The nurse was not known to be a survivor herself, but she could have had contact with a survivor privately or through her job, or she might have been infected herself years ago with few symptoms. “Figuring out what exactly happened is one of the biggest questions now,” Bausch says.

Another ongoing outbreak of Ebola in North Kivu, in the Democratic Republic of the Congo, was also started by transmission from someone infected during a previous outbreak, Delaporte notes. (The survivor had tested negative for Ebola twice after his illness in 2020.) Taken together, that suggests humans are now as likely to be the source of a new outbreak of Ebola as wildlife, he says. “This is clearly a new paradigm for how these outbreaks start.” Outbreaks sparked by survivors may even become more likely, now that increasing mobility and other factors have caused each eruption of Ebola to become bigger, resulting in more survivors, says Fabian Leendertz, a wildlife veterinarian who was involved in the sequencing.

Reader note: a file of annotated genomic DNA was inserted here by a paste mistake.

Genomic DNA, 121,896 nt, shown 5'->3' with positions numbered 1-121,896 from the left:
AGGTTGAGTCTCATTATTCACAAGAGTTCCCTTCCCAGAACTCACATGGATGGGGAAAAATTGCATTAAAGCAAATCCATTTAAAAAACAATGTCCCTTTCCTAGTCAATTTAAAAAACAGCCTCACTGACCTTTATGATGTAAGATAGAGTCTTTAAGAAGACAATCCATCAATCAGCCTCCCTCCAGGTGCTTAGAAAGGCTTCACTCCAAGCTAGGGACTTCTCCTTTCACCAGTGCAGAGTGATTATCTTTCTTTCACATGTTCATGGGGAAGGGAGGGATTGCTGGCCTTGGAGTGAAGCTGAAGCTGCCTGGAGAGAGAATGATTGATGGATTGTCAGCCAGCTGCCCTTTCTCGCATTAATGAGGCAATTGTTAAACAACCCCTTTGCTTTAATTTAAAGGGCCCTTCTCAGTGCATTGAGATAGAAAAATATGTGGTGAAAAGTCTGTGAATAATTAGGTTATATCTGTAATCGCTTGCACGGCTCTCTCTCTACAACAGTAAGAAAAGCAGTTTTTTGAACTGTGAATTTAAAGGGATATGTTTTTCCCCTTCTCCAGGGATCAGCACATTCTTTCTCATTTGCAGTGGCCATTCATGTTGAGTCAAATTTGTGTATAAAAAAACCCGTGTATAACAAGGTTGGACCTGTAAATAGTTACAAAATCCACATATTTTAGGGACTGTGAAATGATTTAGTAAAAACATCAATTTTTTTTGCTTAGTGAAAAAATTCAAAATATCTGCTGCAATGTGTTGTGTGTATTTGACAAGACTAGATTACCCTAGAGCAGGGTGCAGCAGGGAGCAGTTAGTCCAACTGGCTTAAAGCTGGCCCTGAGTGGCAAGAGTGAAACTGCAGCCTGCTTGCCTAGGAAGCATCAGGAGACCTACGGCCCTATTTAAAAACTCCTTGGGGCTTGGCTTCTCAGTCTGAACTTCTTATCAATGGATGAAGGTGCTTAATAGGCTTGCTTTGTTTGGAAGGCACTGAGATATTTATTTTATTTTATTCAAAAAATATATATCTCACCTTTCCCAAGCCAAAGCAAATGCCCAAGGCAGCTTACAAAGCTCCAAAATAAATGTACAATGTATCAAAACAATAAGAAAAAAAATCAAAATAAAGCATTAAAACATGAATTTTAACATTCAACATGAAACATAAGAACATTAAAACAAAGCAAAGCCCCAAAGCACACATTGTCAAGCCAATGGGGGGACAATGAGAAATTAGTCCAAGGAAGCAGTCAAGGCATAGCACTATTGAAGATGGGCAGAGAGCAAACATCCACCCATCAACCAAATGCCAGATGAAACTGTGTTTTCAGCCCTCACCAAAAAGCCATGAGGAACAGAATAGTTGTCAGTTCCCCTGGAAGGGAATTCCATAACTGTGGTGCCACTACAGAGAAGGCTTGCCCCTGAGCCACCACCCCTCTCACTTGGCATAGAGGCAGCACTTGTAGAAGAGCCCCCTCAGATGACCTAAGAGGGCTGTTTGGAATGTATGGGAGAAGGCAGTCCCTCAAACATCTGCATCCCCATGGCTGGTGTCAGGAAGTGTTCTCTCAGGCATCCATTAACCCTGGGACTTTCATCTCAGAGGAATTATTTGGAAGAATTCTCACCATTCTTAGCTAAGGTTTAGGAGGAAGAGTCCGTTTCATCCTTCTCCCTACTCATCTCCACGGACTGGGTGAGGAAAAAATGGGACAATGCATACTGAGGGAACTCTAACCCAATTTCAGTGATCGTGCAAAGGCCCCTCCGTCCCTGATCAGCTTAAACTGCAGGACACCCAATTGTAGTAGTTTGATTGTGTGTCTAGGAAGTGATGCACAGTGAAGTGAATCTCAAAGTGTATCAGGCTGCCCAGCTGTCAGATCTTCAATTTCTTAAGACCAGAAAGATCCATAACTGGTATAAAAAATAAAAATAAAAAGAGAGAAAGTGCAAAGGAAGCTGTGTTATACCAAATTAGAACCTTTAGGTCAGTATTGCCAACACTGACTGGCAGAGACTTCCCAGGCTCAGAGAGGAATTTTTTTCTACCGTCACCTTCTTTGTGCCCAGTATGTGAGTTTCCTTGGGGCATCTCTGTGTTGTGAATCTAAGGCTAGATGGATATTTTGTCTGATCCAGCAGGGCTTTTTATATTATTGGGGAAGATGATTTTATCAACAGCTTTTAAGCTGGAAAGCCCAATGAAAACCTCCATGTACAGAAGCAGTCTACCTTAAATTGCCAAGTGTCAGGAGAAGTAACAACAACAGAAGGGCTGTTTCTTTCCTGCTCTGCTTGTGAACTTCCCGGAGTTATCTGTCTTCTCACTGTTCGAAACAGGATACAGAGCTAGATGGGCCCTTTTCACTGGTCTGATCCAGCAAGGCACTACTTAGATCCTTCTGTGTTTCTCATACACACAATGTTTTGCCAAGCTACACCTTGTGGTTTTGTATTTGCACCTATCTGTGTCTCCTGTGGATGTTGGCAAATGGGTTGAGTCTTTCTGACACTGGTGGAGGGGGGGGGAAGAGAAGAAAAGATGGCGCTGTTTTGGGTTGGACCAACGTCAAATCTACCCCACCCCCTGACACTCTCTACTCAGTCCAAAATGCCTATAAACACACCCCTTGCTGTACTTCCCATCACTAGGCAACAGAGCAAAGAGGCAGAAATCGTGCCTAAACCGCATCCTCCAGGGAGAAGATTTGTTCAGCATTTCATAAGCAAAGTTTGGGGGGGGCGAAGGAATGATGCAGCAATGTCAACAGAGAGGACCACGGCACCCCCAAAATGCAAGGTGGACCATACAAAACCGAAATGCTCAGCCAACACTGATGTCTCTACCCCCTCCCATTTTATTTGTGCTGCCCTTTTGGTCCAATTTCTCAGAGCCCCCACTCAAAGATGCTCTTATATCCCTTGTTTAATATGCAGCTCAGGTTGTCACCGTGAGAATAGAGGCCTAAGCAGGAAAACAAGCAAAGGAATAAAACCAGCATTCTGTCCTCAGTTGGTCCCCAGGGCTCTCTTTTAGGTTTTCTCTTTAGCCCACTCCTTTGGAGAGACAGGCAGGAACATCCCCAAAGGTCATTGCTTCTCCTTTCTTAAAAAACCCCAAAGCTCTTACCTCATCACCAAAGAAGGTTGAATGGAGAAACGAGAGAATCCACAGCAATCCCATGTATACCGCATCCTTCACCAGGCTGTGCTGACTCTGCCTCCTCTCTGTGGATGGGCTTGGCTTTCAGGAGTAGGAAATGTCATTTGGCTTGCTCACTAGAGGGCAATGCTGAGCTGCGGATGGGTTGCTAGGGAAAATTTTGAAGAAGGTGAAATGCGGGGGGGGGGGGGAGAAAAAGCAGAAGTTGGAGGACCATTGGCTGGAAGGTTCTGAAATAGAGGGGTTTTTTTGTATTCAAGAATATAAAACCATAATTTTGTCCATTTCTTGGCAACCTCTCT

The cases raise important new research questions, Bausch says: “How do we need to change our response to escape from the cycle of outbreak-response-reintroduction-outbreak?” he asks. “Can we use new therapeutics to clear virus from survivors?”

But the most immediate question is what these results mean for Ebola survivors, who face a lot of hardship already. Many have not only lost friends and family to the virus, but also struggle with long-term aftereffects, such as muscle pains and eye problems. In a study published in February, Delaporte found that about half of more than 800 Ebola survivors in Guinea still reported symptoms 2 years after their illness, and one-quarter after 4 years.